A dog-loving couple from Texas got more than they bargained for after posting a one-star Yelp review for a pet sitting company. Plano residents Robert and Michelle Duchouquette are now facing a lawsuit from Prestigious Pets over a negative Yelp review.
As the couple made plans to travel out of state to Napa, they scoured the popular site, which publishes crowd-sourced reviews of businesses, for a reliable caretaker for their two dogs, Bogie and Barley, and their fish, Gordie.
Prestigious Pets, a Dallas pet boarding service, has a five-star rating on Yelp. Duchouquette said she entrusted the boarding service with her beloved pets based on the company’s positive reviews. Five-star ratings are practically social currency; they’re rare and they’re often diluted by the number of reviews written. However, Prestigious Pets maintained a five-star rating through 57 reviews. That’s pretty exceptional service.
Michelle wasn’t crazy about some of the company’s policies, including the caretaker’s refusal to provide her phone number, and billing practices. So, she took to Yelp. The Duchouquettes left what they called a “constructive” review on the company’s page. After the owner rebutted their review on Yelp, the Duchouquettes received a cease-and-desist letter. Michelle told KTVT-TV she was “shocked,” but it didn’t stop there. The couple soon learned Prestigious Pets filed a lawsuit against them, seeking damages in the amount of $6,766.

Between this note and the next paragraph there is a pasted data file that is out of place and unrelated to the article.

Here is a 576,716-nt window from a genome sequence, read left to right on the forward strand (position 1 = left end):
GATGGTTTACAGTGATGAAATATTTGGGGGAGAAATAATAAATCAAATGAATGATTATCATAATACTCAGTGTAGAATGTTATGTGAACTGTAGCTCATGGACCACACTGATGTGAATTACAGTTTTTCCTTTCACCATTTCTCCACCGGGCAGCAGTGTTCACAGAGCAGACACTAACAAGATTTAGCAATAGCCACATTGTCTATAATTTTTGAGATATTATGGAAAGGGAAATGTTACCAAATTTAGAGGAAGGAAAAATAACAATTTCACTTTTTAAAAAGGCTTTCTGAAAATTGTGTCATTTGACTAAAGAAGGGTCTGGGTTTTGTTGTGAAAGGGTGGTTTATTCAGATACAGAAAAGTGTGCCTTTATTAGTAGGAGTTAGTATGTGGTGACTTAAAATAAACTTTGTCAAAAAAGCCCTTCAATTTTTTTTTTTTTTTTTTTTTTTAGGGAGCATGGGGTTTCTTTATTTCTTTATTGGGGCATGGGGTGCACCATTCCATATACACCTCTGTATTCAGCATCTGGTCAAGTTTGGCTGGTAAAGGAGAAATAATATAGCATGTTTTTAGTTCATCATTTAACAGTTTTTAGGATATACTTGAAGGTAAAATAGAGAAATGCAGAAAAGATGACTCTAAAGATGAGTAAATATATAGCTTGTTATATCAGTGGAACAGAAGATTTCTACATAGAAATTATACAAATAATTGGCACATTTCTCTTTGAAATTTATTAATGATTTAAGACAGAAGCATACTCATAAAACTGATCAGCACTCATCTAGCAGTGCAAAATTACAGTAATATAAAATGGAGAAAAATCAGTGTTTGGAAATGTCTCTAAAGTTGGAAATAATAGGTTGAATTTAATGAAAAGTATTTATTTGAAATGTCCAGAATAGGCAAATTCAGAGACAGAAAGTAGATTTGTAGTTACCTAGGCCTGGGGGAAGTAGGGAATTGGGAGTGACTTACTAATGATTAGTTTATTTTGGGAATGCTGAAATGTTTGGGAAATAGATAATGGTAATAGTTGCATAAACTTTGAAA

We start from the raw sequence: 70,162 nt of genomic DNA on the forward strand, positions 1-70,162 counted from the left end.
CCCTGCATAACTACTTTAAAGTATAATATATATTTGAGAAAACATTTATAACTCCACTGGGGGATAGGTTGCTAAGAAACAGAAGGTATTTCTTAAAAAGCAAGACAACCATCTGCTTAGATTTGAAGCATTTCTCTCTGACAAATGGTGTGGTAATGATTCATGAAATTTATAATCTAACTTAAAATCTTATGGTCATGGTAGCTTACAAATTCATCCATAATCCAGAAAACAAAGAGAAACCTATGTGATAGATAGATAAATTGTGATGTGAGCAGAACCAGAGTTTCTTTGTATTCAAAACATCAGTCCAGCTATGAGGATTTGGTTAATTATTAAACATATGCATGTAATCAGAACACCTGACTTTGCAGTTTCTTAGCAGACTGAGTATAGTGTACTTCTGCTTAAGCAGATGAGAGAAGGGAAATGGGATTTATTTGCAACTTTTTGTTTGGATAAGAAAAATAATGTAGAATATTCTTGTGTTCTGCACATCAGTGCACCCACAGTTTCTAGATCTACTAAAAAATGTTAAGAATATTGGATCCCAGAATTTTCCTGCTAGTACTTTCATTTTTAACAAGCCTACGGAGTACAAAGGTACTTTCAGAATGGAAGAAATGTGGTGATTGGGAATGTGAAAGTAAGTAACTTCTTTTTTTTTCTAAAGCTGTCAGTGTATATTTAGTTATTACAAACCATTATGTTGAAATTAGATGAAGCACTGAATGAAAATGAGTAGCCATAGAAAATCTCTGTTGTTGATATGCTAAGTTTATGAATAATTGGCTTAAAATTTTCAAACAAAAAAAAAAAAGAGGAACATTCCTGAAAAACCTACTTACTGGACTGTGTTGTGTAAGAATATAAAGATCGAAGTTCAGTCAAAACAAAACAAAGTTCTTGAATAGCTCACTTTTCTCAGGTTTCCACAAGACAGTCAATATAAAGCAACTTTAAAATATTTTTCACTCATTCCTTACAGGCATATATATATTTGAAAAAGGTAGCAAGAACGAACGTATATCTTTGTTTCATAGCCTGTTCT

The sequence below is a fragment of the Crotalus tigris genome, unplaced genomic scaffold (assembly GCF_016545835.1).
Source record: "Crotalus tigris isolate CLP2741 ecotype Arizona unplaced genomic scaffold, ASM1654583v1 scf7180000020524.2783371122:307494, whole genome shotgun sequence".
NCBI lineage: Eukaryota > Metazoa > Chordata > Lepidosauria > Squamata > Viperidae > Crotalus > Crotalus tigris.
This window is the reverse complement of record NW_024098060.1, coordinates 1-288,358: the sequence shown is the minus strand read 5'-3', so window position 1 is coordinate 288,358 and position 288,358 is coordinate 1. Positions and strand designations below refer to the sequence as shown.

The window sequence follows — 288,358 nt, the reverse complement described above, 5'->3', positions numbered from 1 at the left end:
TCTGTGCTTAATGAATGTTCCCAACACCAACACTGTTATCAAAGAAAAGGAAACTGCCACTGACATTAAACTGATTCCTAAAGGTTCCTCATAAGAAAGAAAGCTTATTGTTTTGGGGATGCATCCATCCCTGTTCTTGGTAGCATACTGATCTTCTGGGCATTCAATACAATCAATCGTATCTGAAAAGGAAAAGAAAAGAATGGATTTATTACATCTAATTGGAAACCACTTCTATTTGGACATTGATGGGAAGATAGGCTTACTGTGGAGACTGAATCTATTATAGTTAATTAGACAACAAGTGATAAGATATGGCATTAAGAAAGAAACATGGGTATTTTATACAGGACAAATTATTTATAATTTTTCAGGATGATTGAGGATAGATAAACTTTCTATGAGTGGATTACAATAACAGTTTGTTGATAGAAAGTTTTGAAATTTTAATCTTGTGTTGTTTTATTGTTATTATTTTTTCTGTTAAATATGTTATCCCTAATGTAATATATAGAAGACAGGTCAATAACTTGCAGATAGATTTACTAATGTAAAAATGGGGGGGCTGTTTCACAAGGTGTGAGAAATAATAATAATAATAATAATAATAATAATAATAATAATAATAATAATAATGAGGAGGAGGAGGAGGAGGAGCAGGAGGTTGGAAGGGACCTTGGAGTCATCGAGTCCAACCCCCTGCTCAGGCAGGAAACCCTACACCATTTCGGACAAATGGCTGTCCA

Prestigious Pets is now suing the Duchouquettes over the “non-disparagement” clause in their service contract, which states, in part, “breach of such clause will result in immeasurable and irreparable harm.” Neither the public, nor the law, is unlikely to look kindly upon such language, nor is the law. The non-disparagement language almost certainly infringes on their individual First Amendment rights, attorney Nicole Williams told the local television.
Interestingly, in 2014, in another state, California passed Assembly Bill 2365, which banned non-disparagement clauses. The bill came after KlearGear, an Internet retailer, charged a customer $3,500 for leaving a negative review. A Utah court struck down KlearGear’s lawsuit. However, in Texas, non-disparagement clauses are, at the moment, legal. That may change once a court hears the suit.
Prestigious Pets is now the recipient of significant backlash, including several negative and one-star yelp reviews referencing the plight of the Duchouquettes.
[h/t and screengrab via TheDallasMorningNews/CBS]
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